Forests in the European Union and the USA have a lot in common. An exchange of information across the Atlantic is beneficial for both, says professor Paul Catanzaro.
For a few months, Catanzaro, Associate Professor at the University of Massachusetts (UMass) and Co-Director of the Family Forest Research Center, a partnership of the USDA Forest Service and UMass, followed forest debate during a researcher exchange in Finland.
’In north-east US, as in Europe, many forests are mainly owned by private people and the size of forest holdings is about the same, too. These similarities give us common challenges and opportunities. Our differences stem from our history, culture and policy, which have led to different policies and approaches to forestry.´
’Because of these differences we could learn from each other’s experiences and offer each other new ideas to apply in our similar forested landscapes,’ says Catanzaro.
Carbon and biodiversity also dominate debate in the US
Another similarity between Europe and the US is the hot potato of the forest sector: the role of forests in the climate change. How should forests be treated to ensure that they absorb and store as much carbon as possible while also producing raw material for the wood products we rely on and safeguarding biodiversity, is how Catanzaro sums up the core issue.
’Opinions vary. Some are very much in favour of active forest management. Others advocate with equal passion a passive approach to forest stewardship. And if forests are to be actively managed, how should this be done? For example, should there be more continuous-cover forestry – this is a common debate in both the US and in Europe.’
US model: Neighbours as forest advisors
In November 2021, Catanzaro gave a presentation to the Forest network, which promotes forest extension (advisory activity) in Europe. In his speech, he talked about a model of forest guidance in the U.S., in which volunteer opinion leaders in village communities receive training in forestry matters so that they can, in turn, guide other villagers.
’The model has been in use for over 30 years, and the results are impressive. The trained citizens form a network that provides forest guidance. The reason for this approach is that forest owners usually turn first to neighbours and friends when it’s time for them to make decisions about their forest.’
’This peer-to-peer strategy is also very cost-effective, at a time when funding is being reduced,’ says Catanzaro.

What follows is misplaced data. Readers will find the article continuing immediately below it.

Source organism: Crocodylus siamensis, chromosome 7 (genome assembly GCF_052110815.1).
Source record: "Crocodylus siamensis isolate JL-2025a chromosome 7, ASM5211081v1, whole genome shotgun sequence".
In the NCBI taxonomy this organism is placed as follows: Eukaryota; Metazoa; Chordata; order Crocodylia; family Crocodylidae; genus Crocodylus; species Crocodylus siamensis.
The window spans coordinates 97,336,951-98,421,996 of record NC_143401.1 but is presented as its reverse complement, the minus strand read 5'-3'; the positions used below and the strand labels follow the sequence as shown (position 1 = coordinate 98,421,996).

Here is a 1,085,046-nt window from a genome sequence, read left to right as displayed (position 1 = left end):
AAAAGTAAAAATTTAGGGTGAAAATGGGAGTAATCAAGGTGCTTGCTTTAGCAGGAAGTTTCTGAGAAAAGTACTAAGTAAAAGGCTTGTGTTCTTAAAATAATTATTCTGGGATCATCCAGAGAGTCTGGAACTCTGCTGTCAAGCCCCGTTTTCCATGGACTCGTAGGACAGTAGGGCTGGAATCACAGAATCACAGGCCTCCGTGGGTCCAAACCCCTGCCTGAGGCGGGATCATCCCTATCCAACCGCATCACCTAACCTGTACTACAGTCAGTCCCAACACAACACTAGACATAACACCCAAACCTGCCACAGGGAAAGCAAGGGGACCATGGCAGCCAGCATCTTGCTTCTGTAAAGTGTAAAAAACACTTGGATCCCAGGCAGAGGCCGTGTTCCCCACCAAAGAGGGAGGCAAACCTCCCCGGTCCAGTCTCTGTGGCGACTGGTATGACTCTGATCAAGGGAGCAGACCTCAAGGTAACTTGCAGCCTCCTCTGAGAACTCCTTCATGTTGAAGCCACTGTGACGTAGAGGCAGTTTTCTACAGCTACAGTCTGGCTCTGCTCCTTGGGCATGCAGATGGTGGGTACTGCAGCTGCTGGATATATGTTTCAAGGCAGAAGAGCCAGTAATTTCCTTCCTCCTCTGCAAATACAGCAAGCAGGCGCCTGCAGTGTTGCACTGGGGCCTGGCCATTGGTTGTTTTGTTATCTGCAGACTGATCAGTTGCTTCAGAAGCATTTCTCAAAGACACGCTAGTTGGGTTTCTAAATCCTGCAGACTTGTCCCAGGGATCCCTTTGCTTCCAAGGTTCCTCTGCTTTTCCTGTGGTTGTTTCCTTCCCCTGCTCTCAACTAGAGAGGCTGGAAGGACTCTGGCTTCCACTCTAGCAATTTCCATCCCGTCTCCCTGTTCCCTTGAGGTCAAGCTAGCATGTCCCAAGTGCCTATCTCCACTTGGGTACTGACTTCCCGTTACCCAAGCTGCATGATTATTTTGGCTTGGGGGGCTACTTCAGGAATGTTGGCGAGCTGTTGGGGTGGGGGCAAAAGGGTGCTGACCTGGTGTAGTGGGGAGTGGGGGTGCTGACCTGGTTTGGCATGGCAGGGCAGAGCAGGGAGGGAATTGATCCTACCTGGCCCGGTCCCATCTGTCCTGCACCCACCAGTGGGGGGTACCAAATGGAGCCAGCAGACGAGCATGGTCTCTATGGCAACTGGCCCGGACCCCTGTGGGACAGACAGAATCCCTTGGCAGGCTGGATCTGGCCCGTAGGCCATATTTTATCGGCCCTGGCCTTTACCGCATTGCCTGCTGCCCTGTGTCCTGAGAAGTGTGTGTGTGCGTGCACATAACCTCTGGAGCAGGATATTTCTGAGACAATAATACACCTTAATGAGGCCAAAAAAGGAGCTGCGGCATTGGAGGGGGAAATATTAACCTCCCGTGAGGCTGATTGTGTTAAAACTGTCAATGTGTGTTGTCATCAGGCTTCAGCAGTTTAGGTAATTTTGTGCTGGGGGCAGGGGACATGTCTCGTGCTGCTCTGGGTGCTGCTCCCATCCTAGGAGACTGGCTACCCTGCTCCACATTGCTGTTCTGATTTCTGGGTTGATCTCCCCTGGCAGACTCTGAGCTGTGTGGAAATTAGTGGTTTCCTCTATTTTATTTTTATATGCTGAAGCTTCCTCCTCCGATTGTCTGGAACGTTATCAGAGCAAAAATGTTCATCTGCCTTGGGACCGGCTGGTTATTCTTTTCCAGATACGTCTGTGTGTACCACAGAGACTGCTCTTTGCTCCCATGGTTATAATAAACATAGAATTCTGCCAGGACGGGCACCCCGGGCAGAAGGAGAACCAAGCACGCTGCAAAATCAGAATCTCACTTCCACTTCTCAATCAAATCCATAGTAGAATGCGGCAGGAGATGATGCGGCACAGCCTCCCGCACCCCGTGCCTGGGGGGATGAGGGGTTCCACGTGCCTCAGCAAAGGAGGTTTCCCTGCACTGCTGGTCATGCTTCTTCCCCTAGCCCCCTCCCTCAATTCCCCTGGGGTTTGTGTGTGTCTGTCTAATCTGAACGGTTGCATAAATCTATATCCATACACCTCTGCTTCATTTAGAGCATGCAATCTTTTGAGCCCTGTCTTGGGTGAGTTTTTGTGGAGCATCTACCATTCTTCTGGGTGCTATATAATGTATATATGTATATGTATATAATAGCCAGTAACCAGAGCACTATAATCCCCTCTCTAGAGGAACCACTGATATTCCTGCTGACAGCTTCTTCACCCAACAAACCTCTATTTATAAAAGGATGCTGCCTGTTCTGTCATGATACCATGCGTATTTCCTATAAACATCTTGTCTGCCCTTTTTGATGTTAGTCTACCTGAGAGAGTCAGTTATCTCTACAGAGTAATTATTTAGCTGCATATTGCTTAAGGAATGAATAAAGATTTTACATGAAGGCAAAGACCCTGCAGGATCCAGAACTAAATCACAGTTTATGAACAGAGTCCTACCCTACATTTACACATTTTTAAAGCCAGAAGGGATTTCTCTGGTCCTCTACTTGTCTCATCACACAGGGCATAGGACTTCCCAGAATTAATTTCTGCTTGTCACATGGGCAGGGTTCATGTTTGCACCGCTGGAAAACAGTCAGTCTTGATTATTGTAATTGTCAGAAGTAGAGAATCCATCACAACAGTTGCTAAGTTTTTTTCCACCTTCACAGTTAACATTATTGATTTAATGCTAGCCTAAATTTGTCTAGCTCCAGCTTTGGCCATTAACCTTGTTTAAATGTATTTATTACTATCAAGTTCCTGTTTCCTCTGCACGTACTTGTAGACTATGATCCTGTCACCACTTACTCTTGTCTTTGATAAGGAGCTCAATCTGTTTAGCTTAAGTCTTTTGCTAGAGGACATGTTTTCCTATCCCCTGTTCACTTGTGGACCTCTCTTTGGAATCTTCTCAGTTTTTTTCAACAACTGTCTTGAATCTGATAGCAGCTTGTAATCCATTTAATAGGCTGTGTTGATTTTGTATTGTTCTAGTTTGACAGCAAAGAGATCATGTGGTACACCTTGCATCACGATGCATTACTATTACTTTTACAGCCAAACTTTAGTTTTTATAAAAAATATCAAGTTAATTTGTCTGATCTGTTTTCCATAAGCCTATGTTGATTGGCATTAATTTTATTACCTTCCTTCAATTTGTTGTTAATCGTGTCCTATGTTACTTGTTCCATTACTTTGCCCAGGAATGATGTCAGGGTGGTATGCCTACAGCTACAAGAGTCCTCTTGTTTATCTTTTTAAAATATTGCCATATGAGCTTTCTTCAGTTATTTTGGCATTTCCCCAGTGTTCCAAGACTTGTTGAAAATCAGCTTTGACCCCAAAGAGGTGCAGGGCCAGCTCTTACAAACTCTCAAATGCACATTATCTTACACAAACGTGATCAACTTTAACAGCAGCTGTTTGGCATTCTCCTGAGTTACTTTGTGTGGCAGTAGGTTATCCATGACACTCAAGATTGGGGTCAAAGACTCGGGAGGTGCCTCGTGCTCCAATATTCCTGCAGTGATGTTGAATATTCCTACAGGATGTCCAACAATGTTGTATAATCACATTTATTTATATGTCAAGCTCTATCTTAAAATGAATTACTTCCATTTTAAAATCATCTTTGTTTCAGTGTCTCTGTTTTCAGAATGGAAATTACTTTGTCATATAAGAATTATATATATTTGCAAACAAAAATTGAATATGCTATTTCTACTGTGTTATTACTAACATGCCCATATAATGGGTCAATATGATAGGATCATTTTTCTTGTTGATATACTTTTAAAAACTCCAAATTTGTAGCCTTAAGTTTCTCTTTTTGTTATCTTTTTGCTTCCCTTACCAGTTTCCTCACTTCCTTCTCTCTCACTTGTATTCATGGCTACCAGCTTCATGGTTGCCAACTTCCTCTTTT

Catanzaro regrets that cutbacks have been made in the public funds allocated for forest guidance in the US in recent decades. However, he holds out hope that the appreciation of forests will increase with the climate change debate.
’One of the most cost-effective ways of curbing climate change is to keep the forests healthy and vibrant. I hope that this will also be reflected in the funding to provide advice to forest owners in the future.’
Online services are part of forest guidance
In Finland, Catanzaro stumbled upon a different kind of forest guidance network.
’It’s impressive how much resources are allocated to guidance for Finnish forest owners. They have access to services through several channels,’ Catanzaro says.
Then again, he finds the scope of forest guidance in Finland perfectly understandable and justified.
’Finns spend a huge amount of time and energy in their forests, both for their own pleasure and benefit, but also for the common good. They are also well informed about forest issues, and forests are inextricably woven into the culture and identity of the country.’
As a practical example, Catanzaro takes the online service metsaan.fi provided free of charge by the Finnish state, through which forest owners get an overview of the timber and nature data of their own holdings.
‘It is enviable how forest inventory data has been collected and how this information is accessible online free of charge. This has inspired me to develop similar online services in my region.’
Sauna, vendace and sausage
Catanzaro moved to Finland with his high school-age daughter for four months in the autumn of 2021. As a guest of the University of Eastern Finland and Natural Resources Institute Finland in Joensuu, he gathered new ideas and expanded his networks.
The visit was an investment for both his professional development and his university.
’This type of international exchange often results in new contacts, new research areas, and new funding opportunities. That’s good for both me and UMass.’
In addition to visiting forest-sector organisations, Catanzaro found his calendar filling with sauna evenings and trips to hunt for hare, as well as visits to places like the Koli National Park.
Asked whether it was worth travelling 6,500 kilometres to spend four months as an exchange researcher in Europe, Catanzaro does not hesitate.
’Absolutely,’ the 50-year-old Associate Professor replies.
’I’ve had many enlightening and inspiring discussions both in Finland and elsewhere in the EU,’ says Catanzaro, who lives 200 kilometres north-east of New York City.
’My trip to Finland has been revolutionary both personally and professionally. It’s been amazing to immerse myself in a society that values its forests so much. I will return home refreshed, renewed and excited.’
The man also says he fell in love during the trip.
’Finnish pancake, vendace, sausages over a campfire in the forest and foraging for mushrooms,’ Catanzaro lists the things he lost his heart to.
’And the sauna. My wife and I are already planning to build one for ourselves.’